Space race

Film­maker Rory Kennedy was born six months af­ter the as­sas­si­na­tion of her father Robert Kennedy. Here, she talks about liv­ing with her fam­ily’s tragic legacy and her new film about the space race

The Observer Magazine - - The Observer Magazine - Words MICHAEL SEGALOV Pho­to­graph DY­LAN COUL­TER

Rory Kennedy on Nasa, liv­ing with loss and the Kennedy clan

Chil­dren in the Kennedy house­hold had to fol­low the rules. The horses, seals and coa­t­imundis in the grounds of Hick­ory Hill – the im­pos­ing fam­ily home John F Kennedy sold to his brother Robert – might have made it feel a long way from Capi­tol Hill, but for a fam­ily in­ex­tri­ca­bly con­nected to the for­mal­i­ties of high of­fice there were cer­tain ex­pec­ta­tions. Din­ner was served at 7pm sharp ev­ery evening, no ex­cep­tions; each of the sib­lings would have their nails scrubbed and hair brushed when they took their seats at the table. Sun­day morn­ings were spent in church, Sun­day nights were for po­etry recita­tion. That said, Rory, now 49, and the youngest of Bobby and Ethel Kennedy’s kids, un­der­stands it to have been a house­hold of wel­come con­tra­dic­tions: “There was a healthy en­cour­age­ment of re­bel­lion, too.”

On a De­cem­ber evening in 1984, Rory, then 13, and her brother Dou­glas were watch­ing the news. Anti-apartheid ac­tivists were be­ing hand­cuffed at protests out­side the South African em­bassy in DC, just 10 miles from where they lived with their nine sib­lings. It was de­cided: if other peo­ple were putting their bod­ies on the line, these two would as well. At break­fast the next morn­ing, they made their case for get­ting ar­rested to their mother. “With­out miss­ing a beat, mummy looked at us and said, ‘Fan­tas­tic, get in the car, I’ll get you down there’,” says Rory, smil­ing as she re­mem­bers. “They ar­rested me and I was thrown in a po­lice car and hand­cuffed. I looked up at my mother and I tell you, I don’t think she has ever been prouder.”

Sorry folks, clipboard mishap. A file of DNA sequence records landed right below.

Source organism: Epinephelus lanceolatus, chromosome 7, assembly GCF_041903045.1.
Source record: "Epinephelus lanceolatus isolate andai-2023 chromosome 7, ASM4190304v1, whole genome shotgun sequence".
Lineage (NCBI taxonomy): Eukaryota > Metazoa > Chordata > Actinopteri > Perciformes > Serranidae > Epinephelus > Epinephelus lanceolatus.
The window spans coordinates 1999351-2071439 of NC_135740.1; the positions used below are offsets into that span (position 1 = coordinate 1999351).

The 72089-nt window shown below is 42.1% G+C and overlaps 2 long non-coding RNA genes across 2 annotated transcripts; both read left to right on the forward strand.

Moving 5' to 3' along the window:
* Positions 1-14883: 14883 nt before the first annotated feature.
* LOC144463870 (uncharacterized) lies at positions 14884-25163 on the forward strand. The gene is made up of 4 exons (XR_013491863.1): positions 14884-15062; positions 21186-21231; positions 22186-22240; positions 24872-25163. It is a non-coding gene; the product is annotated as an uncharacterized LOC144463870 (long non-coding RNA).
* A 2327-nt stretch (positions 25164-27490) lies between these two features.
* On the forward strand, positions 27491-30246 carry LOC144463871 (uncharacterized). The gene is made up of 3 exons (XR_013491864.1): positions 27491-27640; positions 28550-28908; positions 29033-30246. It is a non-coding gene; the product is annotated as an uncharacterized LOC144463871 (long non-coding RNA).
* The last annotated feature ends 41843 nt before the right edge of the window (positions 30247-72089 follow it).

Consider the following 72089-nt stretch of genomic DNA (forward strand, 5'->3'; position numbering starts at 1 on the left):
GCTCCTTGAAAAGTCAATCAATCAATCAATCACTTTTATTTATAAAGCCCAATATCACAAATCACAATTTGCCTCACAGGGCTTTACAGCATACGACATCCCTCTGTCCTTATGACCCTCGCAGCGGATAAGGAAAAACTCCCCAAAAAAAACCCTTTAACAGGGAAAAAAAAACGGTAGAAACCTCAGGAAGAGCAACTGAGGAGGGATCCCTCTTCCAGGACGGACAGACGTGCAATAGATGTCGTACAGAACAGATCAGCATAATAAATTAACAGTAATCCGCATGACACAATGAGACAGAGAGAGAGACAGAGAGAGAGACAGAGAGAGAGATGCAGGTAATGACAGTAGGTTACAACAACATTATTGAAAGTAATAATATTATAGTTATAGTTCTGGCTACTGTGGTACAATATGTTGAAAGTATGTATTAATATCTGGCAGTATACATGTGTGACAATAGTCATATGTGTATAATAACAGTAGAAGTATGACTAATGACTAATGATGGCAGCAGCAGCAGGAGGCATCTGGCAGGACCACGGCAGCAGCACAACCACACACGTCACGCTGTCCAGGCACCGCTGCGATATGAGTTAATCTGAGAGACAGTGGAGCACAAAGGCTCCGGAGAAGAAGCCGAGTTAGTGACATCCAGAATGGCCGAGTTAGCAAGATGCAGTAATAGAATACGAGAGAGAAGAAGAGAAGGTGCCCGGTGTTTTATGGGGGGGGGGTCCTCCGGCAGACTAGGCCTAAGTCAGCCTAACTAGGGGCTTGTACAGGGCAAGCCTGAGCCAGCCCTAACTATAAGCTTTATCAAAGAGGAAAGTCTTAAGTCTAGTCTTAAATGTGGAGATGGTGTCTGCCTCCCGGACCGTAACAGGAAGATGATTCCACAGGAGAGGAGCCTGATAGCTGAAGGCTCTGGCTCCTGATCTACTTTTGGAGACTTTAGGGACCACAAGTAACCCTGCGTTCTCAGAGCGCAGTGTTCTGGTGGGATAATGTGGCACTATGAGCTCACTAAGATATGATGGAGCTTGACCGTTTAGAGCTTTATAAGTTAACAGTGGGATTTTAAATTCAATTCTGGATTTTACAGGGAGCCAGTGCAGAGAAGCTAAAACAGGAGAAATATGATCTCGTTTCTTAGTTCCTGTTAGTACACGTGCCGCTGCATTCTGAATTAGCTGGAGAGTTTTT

Mo­ments like this were just one of the ways in which Robert Kennedy’s pres­ence con­tin­ued to be felt by his widow and chil­dren af­ter his 1968 as­sas­si­na­tion. Ethel was three months preg­nant with Rory when her hus­band was fa­tally shot, hav­ing just ad­dressed his sup­port­ers in a Los An­ge­les ho­tel ball­room while on the cam­paign trail in his bid to se­cure the Demo­cratic pres­i­den­tial nom­i­na­tion. He died in hos­pi­tal 26 hours later.

“I grew up with­out a father, and with a sad­ness for sure, not hav­ing him or know­ing him,” she says. “I also grew up with fam­ily who had a real sense of grat­i­tude for the life we have, and for all the ex­tra­or­di­nary gifts. There wasn’t a lot of tol­er­ance for feel­ing like a vic­tim, or feel­ing sorry for your­self.”

While con­ver­sa­tions about Bobby’s life and work were com­mon­place, when it came to his death, talk was more muted. In 2012 Rory di­rected Ethel – an HBO doc­u­men­tary about the life of her mother. “Can we talk about some­thing else?” Ethel says, hold­ing back tears, when her daugh­ter brings up her father’s mur­der on cam­era. “We grew up in a fam­ily where we were en­cour­aged to look out­wards at what was go­ing on in the world,” Rory ex­plains. “There was less fo­cus on what was go­ing on in­wardly.”

To­day she lives on the out­skirts of Los An­ge­les with her hus­band and film-mak­ing part­ner of 20 years Mark Bai­ley and their three chil­dren. There’s no doubt the Kennedy name has been of use to her – her fam­ily is un­doubt­edly of more in­ter­est to the pub­lic than her films - but no­body could ac­cuse Rory of tak­ing the easy path into the in­dus­try. A di­rec­tor and pro­ducer, she has turned her lens on gun vi­o­lence, HIV and Aids, the Viet­nam war and her own fam­ily – hardly straight­for­ward or glam­orous sub­jects. And she’s clearly ta­lented too: she’s won an Emmy and been nom­i­nated for an Academy Award. Her new film, Above and Beyond: Nasa’s Jour­ney to To­mor­row looks to the space agency’s past suc­cesses and fu­ture chal­lenges as it marks its 60th an­niver­sary.